Debussy – Golliwog’s Cakewalk – Performed by Robert Estrin, Pianist

Piano Lessons / music performance / Debussy – Golliwog’s Cakewalk – Performed by Robert Estrin, Pianist

Golliwog’s Cakewalk, is the final movement of the 6 movement, Children’s Corner Suite. This piece has great significance for me. Some of you may know that I have somewhat small hands. Fortunately, I have a solid octave, and can reach most ninths comfortably. But as a child, my hands were very small, and weak.

When I was 13 years old, I learned and performed the complete Children’s Corner Suite which was a milestone for me. My father had many students who had far more developed technique at the piano than I had at the time. But, I was always able to create a great variety of tonal colors which worked incredibly well for Debussy.

However, at the end of the entire suite, Golliwog’s Cakewalk ends with a crashing lowest B-flat octave on the piano in the left hand, with the right hand adding a third E-flat. The octave was so anemic, my father had me play just two E-flats two octaves apart. Even then, my weak fingers couldn’t produce a suitably big sound to end this epic piece. So he had me use all my fingers curled up together in each hand to get some oomph at the end of this wonderful suite!

A Cakewalk was a popular dance form at the time this piece was written. You may notice a rather strange middle section. There is an interesting story to this! Debussy was one of the great composers of the French Impressionist style of music. This was in great contrast to the late Romantic, German style. There was a rivalry between Debussy and Wagner. The slow, middle section of Golliwog’s Cakewalk pokes fun at the very dramatic Tristan theme from Wagner’s opera, Tristan & Isolda. You can listen for the statement of the theme followed by what sounds like chuckling! Then the music transcends back to the cakewalk. Hope you enjoy this delightful piece!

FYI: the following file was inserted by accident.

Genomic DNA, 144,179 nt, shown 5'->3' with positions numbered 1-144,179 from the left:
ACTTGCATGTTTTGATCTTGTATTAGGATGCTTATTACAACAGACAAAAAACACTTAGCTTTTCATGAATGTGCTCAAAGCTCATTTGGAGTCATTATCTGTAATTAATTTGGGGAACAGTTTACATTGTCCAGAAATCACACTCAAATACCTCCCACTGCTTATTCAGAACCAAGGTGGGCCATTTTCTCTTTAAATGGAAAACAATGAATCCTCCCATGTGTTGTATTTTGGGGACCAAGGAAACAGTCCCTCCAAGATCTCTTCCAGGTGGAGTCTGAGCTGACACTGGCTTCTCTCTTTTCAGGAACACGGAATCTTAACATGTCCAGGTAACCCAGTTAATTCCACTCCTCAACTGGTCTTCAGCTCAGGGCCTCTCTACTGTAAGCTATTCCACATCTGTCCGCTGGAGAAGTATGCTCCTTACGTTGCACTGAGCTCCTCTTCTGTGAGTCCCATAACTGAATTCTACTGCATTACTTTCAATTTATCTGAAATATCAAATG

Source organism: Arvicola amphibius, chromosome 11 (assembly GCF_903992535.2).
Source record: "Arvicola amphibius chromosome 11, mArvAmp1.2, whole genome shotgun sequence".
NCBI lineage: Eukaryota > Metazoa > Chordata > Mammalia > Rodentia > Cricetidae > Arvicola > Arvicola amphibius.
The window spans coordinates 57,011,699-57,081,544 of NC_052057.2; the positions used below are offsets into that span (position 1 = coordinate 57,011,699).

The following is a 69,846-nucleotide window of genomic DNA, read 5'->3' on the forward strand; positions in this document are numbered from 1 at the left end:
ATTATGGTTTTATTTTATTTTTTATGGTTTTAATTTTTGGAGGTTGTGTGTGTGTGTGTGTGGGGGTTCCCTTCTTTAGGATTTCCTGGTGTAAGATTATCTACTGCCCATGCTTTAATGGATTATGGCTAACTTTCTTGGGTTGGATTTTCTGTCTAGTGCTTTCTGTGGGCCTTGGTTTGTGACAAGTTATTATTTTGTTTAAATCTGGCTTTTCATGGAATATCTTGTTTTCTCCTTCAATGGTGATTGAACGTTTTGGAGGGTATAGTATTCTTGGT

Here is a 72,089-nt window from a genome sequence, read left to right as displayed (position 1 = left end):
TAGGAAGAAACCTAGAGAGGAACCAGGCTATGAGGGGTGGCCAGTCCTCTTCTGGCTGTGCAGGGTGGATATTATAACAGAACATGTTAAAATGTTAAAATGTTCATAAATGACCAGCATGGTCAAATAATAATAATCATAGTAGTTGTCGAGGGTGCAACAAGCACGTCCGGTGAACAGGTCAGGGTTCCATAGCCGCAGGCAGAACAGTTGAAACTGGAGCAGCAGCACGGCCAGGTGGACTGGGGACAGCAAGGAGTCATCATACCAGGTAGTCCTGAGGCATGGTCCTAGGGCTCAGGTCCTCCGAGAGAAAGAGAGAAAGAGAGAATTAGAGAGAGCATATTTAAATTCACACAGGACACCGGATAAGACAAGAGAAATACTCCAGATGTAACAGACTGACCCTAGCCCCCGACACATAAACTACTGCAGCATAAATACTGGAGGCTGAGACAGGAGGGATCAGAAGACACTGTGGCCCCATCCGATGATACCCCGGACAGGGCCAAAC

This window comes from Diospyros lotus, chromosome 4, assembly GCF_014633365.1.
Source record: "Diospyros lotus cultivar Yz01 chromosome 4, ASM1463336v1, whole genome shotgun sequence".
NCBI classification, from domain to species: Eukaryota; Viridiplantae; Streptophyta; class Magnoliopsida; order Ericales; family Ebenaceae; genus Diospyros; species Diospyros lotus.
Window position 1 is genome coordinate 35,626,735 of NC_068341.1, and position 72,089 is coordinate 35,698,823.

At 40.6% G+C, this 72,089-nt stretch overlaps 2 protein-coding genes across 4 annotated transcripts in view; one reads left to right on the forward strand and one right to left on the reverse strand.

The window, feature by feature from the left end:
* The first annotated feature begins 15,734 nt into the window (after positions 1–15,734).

Thanks for listening!

6 thoughts on “Debussy – Golliwog’s Cakewalk – Performed by Robert Estrin, Pianist”


  1. I enjoyed the performance very much. What kind of piano was it? The recording was extremely bright and harsh with some distortion. My son Jeremy has a Hailun 178 which is bright and a real powerhouse. Close-mics don’t work well at all. It works better to keep the mics far
    away from the piano or even behind the piano. Then there is no need to crank up the reverb in the editing and mixing. The result is a much more natural sound.

    1. You may try listening back on high quality speakers. You may find there is no distortion in the recording. Close miking works well to avoid ambient sound in the room from outside. In a perfect world, all the pianos would be recorded on stage! This is a glorious Steinway model B.

  2. Nice performance Robert

    The Steinway B sounds American, rich and on the darker side of the spectrum.
    I don’t hear any harshness or excessive brightness. Must be the gentleman’s speakers or headphones.
    Keep up the good work.

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